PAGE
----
The Economics of UFB & Committed Information Rates

Ultra Fast Broadband (UFB) is here if you live in Whangarei, where local lines company NorthPower started building a gigabit passive optical network (gPON) in 2008 and recently signed with Crown Fibre Holdings (CFH) to be the area’s Local Fibre Company (LFC). Circuit speeds start at 30mbps download / 10mbps upload, with a Committed Information Rate (CIR) of 2.5mbps symmetric (up/down). While an end user may get 30mbps (or higher for some plans) sometimes, CIR is what they’re guaranteed to get at all times between their homes and the local exchange. Once traffic gets to the exchange and is handed over to an Internet Service Provider (ISP), Committed Information Rates are unlikely to be preserved. It’s simply too expensive for a regional ISP to preserve CIR . The diagram below shows a minimal one-POP ISP networks with 1000 subscribers, preserving 2.5mbps CIR from the subscriber to the Internet. It makes the assumption that 80% of traffic will be national and 20% will be international. This assumption takes into account the availability of various Content Delivery Network caches on both peered and unpeered national networks.

A Minimal UFB ISP Network

The network has no redundancy. If any one element or circuit breaks, service will go down for all subscribers. It assumes the minimum possible equipment specifications for the amount of subscribers and traffic. It does not include web hosting, email provision, or in-network caching. An operational assumption is that one spare unit will be kept in the ISP office for each active element – a “cold spare”. The table below explores the monthly costs involved in maintaining our example ISP. The pricing assumes that for negotiable costs, such as backhaul, transit, and equipment finance, the best possible discount is achieved for a company of this size. It assumes contracts start today, and that the ISP is not locked in to existing long-term contracts which could be at several multiples of current rate card pricing. It assumes a manager, an engineer, and a junior employee on helpdesk. It assumes both the manager and engineer will cover helpdesk as necessary, and that all three employees will work at below-market rates. Table of ISP Costs for 1000 50mbps subscribers on 2.5mbps CIR It is clear that in order to provide 2.5mbps CIR to the Internet, assuming that 80% of traffic remains domestic, a regional ISP would need to charge $154/month per subscriber in order to break even. Even then, the three staff would have to rotate on-call duties to satisfy help-desk and upstream transit provider requirements of 24 hour reachability. Maintaining the 2.5mbps CIR (already a 20:1 oversubscription of the 50mbps peak rate) would break the business.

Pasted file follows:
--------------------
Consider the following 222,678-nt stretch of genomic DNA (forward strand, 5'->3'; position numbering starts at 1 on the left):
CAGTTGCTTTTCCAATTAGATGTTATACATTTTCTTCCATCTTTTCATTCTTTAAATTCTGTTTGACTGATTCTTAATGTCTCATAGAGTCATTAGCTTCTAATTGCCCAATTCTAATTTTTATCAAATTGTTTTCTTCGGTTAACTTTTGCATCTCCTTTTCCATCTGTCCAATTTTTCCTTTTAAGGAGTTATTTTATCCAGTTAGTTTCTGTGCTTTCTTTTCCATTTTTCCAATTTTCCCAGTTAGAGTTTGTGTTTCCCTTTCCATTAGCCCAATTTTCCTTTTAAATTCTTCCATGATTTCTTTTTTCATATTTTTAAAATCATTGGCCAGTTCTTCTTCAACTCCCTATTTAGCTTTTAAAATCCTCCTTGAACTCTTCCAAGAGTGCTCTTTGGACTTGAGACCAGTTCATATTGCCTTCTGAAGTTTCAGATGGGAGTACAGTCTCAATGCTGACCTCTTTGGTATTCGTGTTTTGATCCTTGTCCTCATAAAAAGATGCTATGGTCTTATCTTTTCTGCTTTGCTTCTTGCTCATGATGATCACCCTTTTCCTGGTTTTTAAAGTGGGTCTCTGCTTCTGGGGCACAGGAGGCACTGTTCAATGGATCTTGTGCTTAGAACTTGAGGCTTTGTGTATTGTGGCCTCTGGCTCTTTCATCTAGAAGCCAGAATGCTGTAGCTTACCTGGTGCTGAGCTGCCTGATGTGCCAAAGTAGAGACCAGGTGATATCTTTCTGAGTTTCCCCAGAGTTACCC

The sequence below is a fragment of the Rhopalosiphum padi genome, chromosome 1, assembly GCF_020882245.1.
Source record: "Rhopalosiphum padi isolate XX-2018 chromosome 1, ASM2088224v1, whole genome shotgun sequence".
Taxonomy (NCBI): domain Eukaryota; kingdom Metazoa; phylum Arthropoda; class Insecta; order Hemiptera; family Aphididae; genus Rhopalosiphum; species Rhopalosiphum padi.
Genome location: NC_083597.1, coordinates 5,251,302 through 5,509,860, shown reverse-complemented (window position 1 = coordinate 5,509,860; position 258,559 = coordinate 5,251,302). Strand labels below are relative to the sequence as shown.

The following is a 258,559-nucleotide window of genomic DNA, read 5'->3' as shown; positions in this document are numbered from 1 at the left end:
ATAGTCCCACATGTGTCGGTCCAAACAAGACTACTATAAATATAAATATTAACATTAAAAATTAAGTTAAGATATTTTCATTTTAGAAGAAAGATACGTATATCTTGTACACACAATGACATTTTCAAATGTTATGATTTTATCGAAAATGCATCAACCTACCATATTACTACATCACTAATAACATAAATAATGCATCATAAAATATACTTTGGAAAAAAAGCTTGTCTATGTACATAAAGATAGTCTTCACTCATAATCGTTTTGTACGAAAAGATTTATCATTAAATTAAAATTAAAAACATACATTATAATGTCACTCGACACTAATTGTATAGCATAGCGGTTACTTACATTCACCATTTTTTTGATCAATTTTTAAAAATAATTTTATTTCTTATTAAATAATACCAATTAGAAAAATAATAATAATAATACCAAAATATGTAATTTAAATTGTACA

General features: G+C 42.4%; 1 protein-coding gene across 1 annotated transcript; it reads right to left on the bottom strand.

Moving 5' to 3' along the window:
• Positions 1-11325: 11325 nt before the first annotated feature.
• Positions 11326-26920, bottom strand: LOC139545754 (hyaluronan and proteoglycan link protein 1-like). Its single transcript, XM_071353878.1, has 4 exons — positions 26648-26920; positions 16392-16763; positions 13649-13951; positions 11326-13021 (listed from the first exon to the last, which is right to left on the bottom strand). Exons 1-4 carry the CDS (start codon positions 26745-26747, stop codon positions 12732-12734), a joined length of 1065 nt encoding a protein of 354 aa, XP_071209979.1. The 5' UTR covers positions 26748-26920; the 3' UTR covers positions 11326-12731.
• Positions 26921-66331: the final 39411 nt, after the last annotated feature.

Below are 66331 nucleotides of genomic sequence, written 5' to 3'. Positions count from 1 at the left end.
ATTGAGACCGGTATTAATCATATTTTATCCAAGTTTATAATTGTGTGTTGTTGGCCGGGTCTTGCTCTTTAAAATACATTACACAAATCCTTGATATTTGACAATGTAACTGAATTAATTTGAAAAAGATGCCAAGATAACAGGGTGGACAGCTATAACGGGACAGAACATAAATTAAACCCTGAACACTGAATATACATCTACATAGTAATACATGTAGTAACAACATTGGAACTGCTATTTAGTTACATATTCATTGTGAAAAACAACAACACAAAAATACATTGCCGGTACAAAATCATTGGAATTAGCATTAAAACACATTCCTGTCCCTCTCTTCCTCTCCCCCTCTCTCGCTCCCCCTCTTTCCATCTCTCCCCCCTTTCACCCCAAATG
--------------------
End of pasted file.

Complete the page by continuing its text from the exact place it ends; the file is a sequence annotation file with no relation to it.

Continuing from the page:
13 thoughts on “The Economics of UFB & Committed Information Rates

  1. Interesting breakdown.

    It seems pretty crazy that national un-peered is almost as expensive as international.

    Even if you dropped to 500Mbit national un-peered and 200Mbit international, you cut what 20-30k of cost not enough to get to <$100.

    Wonder how UberGroup are able to offer those $99 plans.


  2. This is very useful Jon.
    The opex for your scenario is likely higher than you have outlined. It would be good to see subscriber acquisition costs and churn impact. For example, the RSP will ahve to pay sales and marketing costs to acquire the customer. This can be as high as $100 per acquisition (in fact likely higher, given that with the above staffing scenario all of this will need to be outsourced). To maintain the customer base at 1,000 subs, you’ll need to factor in the cost of churn. To acquire new subscribers, your example RSP may need to subsidise the early termination charges (ETCs) of competing RSPs. As with the mobile world, these ETCs are often punative and do not just reflect the residual value of a piece of amortised CPE. They can be quite high and lead to a long payback.